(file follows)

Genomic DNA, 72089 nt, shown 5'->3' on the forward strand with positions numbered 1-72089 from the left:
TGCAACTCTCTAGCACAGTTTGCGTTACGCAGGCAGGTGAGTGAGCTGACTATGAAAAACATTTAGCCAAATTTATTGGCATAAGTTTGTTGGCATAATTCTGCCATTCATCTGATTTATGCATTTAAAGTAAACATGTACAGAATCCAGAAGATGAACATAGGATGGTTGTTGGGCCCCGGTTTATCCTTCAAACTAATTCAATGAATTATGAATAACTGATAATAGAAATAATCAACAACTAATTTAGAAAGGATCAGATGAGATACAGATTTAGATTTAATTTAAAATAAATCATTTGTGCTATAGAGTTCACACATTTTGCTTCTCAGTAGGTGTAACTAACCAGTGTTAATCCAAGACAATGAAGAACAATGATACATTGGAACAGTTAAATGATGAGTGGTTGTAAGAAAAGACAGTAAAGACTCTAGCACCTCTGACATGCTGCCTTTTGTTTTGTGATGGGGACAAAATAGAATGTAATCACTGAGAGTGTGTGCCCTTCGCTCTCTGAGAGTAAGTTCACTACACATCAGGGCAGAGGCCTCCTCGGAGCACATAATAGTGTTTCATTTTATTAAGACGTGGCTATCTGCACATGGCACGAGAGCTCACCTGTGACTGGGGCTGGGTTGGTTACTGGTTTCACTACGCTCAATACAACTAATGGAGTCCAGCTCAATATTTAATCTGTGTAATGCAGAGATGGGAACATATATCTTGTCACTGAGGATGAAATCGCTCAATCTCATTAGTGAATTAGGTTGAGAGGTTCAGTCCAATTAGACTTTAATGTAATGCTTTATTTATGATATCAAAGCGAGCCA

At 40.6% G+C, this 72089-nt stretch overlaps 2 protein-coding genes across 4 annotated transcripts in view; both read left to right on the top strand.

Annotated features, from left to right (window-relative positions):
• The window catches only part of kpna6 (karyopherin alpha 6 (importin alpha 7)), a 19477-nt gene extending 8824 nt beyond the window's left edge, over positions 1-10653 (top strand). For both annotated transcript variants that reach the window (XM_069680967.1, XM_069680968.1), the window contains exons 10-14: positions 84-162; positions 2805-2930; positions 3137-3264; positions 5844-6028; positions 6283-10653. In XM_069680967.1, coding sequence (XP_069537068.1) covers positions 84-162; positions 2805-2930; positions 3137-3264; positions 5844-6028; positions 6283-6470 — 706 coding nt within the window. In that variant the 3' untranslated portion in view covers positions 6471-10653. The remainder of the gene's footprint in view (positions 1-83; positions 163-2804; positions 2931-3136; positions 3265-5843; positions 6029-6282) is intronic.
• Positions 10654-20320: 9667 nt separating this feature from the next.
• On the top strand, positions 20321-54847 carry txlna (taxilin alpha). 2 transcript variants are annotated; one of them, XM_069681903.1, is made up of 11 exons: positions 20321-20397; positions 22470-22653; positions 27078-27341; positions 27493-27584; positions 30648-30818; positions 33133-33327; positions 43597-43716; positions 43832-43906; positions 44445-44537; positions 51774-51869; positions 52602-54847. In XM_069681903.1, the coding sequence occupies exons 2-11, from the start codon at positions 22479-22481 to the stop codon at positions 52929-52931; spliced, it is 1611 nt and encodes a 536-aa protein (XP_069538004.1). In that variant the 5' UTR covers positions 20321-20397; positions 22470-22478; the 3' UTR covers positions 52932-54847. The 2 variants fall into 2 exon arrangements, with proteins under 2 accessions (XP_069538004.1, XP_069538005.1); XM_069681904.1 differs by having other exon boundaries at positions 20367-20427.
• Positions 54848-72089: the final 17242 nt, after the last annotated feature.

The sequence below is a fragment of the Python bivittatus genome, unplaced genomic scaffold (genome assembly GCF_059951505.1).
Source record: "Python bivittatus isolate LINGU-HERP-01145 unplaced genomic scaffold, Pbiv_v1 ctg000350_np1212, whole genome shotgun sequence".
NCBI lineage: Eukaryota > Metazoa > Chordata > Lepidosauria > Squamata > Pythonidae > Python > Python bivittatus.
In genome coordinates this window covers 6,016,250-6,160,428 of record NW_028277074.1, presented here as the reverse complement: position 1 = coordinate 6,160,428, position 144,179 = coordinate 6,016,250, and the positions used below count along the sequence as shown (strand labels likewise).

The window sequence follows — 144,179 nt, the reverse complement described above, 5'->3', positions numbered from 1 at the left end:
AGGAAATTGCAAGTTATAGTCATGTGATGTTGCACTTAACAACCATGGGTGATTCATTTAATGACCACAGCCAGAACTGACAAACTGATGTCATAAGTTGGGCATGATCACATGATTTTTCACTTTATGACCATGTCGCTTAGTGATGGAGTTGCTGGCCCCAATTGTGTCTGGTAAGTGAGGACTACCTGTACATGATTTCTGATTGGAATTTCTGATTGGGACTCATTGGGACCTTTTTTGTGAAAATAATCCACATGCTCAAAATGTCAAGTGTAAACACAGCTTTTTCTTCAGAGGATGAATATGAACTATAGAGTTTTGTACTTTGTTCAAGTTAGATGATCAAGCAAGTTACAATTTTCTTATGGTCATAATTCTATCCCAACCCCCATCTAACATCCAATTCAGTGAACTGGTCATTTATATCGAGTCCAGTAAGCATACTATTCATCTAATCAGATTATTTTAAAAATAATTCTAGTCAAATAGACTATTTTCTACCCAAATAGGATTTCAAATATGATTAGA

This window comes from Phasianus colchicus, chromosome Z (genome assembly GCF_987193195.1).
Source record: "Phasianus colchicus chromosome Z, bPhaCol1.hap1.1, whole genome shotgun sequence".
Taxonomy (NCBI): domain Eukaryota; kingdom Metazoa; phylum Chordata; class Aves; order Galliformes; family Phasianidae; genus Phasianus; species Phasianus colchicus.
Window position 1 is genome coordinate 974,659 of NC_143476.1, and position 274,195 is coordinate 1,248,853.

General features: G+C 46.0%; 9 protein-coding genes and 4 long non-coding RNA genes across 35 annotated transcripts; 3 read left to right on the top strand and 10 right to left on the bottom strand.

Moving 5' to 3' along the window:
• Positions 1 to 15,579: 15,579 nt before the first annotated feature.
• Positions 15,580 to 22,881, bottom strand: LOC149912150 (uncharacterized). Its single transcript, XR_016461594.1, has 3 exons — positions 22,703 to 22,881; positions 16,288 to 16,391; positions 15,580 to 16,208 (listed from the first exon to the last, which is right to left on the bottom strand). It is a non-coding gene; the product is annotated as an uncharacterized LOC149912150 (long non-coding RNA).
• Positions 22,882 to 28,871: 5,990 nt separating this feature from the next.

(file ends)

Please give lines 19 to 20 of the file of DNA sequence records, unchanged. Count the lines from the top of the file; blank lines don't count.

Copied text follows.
General features: G+C 46.0%; 9 protein-coding genes and 4 long non-coding RNA genes across 35 annotated transcripts; 3 read left to right on the top strand and 10 right to left on the bottom strand.

Moving 5' to 3' along the window: